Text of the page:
Published June 15, 2021
They think they own us. The managerial oligarchy, along with its enablers, advocates, and hangers-on, believes that it has the right to rule the rest of us — government by the wealthy and connected, for the wealthy and connected, and of the wealthy and connected.
If voters and their representatives won’t go along with this, then the oligarchs and their allies will use their wealth and power as weapons to force us.
They aren’t even trying to hide it. For example, New York Times columnist Linda Greenhouse recently lauded corporate CEOs for using the economic clout of the businesses they manage to push states around on election security and LGBT issues.
In Greenhouse’s view, managerial corporate oligarchs deciding social and political issues of the country is awesome, and we need more of it. After praising their previous interference in our democracy, she then begged the “executive class” to impose more economic sanctions on conservative portions of the country, this time targeting states that are trying to restrict abortion.
This is instructive. The Democratic Party, and far-left activists in general, are embracing rule by the CEO class instead of the common man. They want government by the affluent and educated, justified by the mantle of expertise. They presume that the rich and powerful have a right, even a duty, to enforce their moral vision on the country, with the rule of law as an optional extra.
There is hypocrisy here, insofar as the same corporate class that is staking a moral claim to rule the United States is also eager to do business with the evil regimes elsewhere. They are sanctimonious at home while cozying up to tyrants and relying on slave labor abroad; apparently, social justice stops at the water’s edge.
But pointing out their hypocrisy will not make them change. They care about profits and social prestige, not moral consistency. This sets conservatives at a disadvantage in responding to our would-be oligarchs.
We have little influence over the social status they crave, which is much more under the sway of people such as Greenhouse, who want them to be even more active in using oligarchic means to rule the nation. And free-market ideology has conditioned conservatives to be suspicious of government intrusions into business, leaving many on the right reluctant to use political power to combat woke capital.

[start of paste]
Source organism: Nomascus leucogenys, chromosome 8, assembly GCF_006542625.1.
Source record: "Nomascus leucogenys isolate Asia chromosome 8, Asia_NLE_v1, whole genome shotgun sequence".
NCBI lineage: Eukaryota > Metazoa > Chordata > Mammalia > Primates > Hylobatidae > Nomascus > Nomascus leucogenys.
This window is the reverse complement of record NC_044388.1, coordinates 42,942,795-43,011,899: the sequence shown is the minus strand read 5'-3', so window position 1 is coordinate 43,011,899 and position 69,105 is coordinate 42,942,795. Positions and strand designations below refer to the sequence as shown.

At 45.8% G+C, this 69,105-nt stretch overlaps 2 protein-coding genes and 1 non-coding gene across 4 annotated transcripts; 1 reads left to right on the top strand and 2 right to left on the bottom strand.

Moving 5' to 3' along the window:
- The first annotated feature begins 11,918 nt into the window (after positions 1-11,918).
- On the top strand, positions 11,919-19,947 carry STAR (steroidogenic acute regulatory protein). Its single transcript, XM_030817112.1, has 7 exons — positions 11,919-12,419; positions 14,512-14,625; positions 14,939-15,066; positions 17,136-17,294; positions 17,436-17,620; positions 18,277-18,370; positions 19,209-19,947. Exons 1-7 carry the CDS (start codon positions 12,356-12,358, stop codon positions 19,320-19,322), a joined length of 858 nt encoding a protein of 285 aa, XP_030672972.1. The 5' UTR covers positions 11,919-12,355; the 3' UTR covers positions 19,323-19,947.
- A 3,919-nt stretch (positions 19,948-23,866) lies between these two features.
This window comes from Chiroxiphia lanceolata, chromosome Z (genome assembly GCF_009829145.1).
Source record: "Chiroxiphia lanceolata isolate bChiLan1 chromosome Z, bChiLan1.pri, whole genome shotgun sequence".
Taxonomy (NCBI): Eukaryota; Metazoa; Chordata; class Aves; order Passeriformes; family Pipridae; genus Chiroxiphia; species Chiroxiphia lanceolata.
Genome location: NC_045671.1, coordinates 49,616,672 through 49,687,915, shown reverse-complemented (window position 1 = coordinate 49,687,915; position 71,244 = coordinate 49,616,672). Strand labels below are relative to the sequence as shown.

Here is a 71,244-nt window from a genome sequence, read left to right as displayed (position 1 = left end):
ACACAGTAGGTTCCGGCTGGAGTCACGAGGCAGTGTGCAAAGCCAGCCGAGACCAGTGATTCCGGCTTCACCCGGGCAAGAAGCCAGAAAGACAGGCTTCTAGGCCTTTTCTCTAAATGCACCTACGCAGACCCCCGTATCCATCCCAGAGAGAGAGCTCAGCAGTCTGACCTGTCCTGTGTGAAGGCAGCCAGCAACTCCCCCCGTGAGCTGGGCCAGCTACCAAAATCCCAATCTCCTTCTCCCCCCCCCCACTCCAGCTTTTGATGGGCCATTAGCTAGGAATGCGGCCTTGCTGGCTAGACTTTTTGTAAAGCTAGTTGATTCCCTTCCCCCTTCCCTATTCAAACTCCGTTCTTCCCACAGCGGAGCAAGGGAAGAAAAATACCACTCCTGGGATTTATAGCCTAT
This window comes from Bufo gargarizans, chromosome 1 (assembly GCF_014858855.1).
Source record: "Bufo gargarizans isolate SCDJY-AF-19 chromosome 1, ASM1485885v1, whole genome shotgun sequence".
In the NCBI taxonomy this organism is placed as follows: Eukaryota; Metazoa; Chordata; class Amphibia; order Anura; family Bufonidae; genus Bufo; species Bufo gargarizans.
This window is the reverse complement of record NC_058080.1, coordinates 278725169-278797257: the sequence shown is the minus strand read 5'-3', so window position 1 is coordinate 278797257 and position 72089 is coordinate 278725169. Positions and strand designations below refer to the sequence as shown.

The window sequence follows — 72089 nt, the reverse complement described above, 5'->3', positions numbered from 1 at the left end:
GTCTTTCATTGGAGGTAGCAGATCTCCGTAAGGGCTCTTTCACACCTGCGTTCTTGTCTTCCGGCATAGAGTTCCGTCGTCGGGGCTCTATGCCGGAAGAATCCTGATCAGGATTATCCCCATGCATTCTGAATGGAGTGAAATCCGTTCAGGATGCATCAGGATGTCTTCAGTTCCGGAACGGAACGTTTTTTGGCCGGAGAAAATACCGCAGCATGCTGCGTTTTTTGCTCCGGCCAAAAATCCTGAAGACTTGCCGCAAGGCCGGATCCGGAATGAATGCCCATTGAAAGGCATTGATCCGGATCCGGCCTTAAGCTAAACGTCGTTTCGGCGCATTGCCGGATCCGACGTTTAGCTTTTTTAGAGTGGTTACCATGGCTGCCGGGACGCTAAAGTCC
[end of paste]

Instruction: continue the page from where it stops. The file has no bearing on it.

Nonetheless, there are reasons for hope. First, though there have been some pro-abortion corporate efforts, many CEOs remain hesitant to aggressively engage in abortion politics. There are still limits beyond which left-wing activism can hurt companies; for most businesses, becoming the oligarchic champion of abortion on demand is probably a poor branding decision. At least for now, enthusiasts for oligarchy such as Greenhouse are out ahead of what actual oligarchs are willing to do.
Second, conservatives are overcoming their libertarian conditioning and are increasingly willing to use political power for the task of preservation. There is nothing conservative about allowing the country to slide into a woke corporatist oligarchy, especially when the government is helping push us down the slope.
Though conservatives recognize the need for humility and prudence in deploying government power, we do not abjure political power as a matter of principle. Thus, conservatives are learning to respond to the excesses of woke corporations and institutions, and the political backlash to concentrated oligarchic pressure on abortion would likely be fierce.
We may hope that these factors keep business leaders from heeding Greenhouse’s plea. Nonetheless, her call for pro-abortion oligarchic intervention in American democracy is the logical end of the left’s capture of the upper class and concomitant abandonment of solidarity.
More than any other issue, abortion illuminates how the Democratic Party, and the left in general, have rejected solidarity in favor of materialist individualism. A political movement that supports abortion will never produce genuine solidarity or social justice.
Thus, it is to be expected that the Democrats’ embrace of abortion has been followed by a shift from being the party of the working class to the party of Wall Street. Though women from all classes procure abortions, the justifications for elective abortion are steeped in the sins of the rich: ambition, self-indulgence, the love of money, and indifference to the weak.
Care for the least among us begins in the womb. Abortion is a turning away from human need and vulnerability in its most elemental form, and a breaking of the primordial social bond of mother, father, and child. Abortion is an assertion of “I” that violently excludes the “Thou” and “We” of interpersonal responsibility.
In urging oligarchs to intervene against states that restrict the violence of abortion, Greenhouse has done us a favor. It’s not just that this highlights the oligarchic tendencies of the left, which have already been apparent on other issues — it’s that there could be no better evidence of the relationship between abortion and exploitation than a New York Times columnist urging the rich to subvert representative democracy in an effort to protect abortion on demand.
We must prepare to resist such efforts, in order to protect both human life and self-government.
Nathanael Blake is a Postdoctoral Fellow at the Ethics and Public Policy Center.